Team/channel alignment

Organizing communications by team makes it easier to avoid channel bloat and keep the list of channels in any given team relevant to everyone on that team.

A few Team/channel alignment examples from our own ‘Teams Development’ team are ‘Development’ and ‘Ops.’

Separating these channels keeps tactical day-to-day bug bashing and performance conversations separate from strategic development discussions, even if some members belong to both channels.

You can subdivide teams and channels in any way you like, but it’s most helpful when everyone agrees on a specific structure and sticks to it.

Use groups for one-off, private conversations.

If you need to have a quick conversation with one or more of your colleagues that doesn’t fit within your team’s channels (or that you’d like to keep private), use the groups feature.

Apps, bots, and connectors

Microsoft Teams Bots and Apps

Bots and apps can help you and your team interface with all sorts of third-party tools, from sales software to project management, engagement apps, and more.

Microsoft Teams Connectors

Think of connectors as a one-way feed of information from a service to your team. For example, Dev teams might have an “Ops” channel with a connector feeding information about app health.


Tabs are a big deal in Microsoft Teams. They’re a significant part of what separates its basic functionality from all the other communication and collaboration tools available right now. 

Tabs bring rich, interactive content from apps right to your conversation. They can be added to channels and chats. 

Microsoft Teams API

The Teams API is robust and continues to grow and evolve as more and more developers (like us!) join on and start building for the platform. It also opens the door for users to customize their experience.

Accessing Microsoft Teams

Microsoft’s goal for Teams is to be a ubiquitous cross-platform tool. As such, it built Teams applications for nearly every modern operating system—most of which are almost identical; however, there are a few differences we’ll call out below.

When you’re ready, you can download Microsoft Teams here.

Microsoft Teams Online

Installing desktop versions of Microsoft Teams has benefits, but it’s not strictly necessary. All you need to access Microsoft Teams is a modern web browser.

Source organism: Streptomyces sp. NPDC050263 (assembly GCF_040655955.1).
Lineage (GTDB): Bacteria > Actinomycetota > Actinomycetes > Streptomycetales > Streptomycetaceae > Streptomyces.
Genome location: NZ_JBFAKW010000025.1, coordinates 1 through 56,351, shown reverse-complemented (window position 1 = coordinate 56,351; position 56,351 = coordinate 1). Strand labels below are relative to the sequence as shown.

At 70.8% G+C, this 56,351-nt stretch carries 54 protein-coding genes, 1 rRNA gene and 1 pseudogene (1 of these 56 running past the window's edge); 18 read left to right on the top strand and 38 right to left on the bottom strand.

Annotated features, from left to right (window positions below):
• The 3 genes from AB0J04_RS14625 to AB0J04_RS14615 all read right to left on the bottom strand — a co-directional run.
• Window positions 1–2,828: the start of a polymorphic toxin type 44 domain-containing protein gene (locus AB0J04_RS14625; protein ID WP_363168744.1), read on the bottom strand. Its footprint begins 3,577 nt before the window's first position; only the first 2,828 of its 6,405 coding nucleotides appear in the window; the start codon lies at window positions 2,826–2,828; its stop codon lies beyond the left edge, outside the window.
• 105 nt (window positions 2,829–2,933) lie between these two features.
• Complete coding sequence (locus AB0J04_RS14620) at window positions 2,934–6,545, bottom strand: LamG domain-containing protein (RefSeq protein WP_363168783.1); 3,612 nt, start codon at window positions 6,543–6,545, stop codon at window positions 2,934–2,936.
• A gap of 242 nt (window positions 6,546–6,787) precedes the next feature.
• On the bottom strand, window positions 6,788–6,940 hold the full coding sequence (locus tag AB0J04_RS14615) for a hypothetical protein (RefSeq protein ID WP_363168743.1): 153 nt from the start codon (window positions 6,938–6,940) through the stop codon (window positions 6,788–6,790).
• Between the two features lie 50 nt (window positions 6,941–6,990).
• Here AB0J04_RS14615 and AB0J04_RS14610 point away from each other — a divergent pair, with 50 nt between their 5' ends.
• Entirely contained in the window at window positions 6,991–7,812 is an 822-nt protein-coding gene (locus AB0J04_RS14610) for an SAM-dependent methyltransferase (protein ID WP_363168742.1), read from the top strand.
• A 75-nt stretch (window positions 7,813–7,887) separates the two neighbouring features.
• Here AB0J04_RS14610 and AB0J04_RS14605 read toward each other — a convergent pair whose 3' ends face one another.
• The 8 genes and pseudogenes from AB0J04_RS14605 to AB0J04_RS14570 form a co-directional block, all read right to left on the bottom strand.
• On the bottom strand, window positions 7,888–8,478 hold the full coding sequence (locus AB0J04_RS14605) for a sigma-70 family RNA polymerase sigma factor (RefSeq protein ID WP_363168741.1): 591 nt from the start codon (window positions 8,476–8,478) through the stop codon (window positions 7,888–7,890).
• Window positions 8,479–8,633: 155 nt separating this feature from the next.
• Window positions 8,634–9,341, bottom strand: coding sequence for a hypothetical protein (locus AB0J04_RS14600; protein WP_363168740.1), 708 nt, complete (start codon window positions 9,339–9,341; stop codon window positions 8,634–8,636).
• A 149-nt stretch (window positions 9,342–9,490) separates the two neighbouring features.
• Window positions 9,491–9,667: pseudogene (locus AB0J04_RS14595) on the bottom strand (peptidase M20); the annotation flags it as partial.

Until recently, this was the most common way for users of Linux or Chromebooks to access teams. The Teams web app is nearly identical to the desktop app; however, there are a couple of minute differences.

The browser version of Microsoft Teams doesn’t allow for screen sharing in video calls. It does enable tabbed browsing across different tenants, though, which can be incredibly useful for contractors or other workers who might belong to multiple MS Teams tenants as a guest (or a full user).

Microsoft Teams for Windows

While it might seem like this would be the ultimate expression of the platform, Microsoft has done a commendable job of porting Teams across many different operating systems seamlessly enough that you’ll be hard-pressed to find any differences between versions.

Microsoft Teams for Mac

Microsoft Teams for Mac is nearly indistinguishable from Teams for Windows. The most meaningful difference between Teams for Mac and Teams for Windows is the placement of window controls and the system requirements. As of this writing, the macOS version requires about half the hard drive space Windows or Linux versions require.

Microsoft Teams for Linux

Yes, it’s true! Microsoft published a version of Teams for Linux. Many folks who would otherwise be relegated to using their browser to interact in Teams now have a fully-featured desktop app to work with.

Microsoft Teams for mobile (iOS and Android)

Microsoft offers full-featured mobile versions of Teams for both iOS and Android platforms as well. You can find them in the App Store or Google Play store, respectively.


Part II

Getting Work Done
in Microsoft Teams
Top of the line Equipment + Star


You can use Microsoft Teams in a variety of ways, not only to improve how you communicate and collaborate as a team, but also how you get work done as an organization. 

In this section, we'll cover some essential ways you can extend Teams beyond the basics to bring greater engagement and efficiency to current processes while offering new possibilities you may not have anticipated.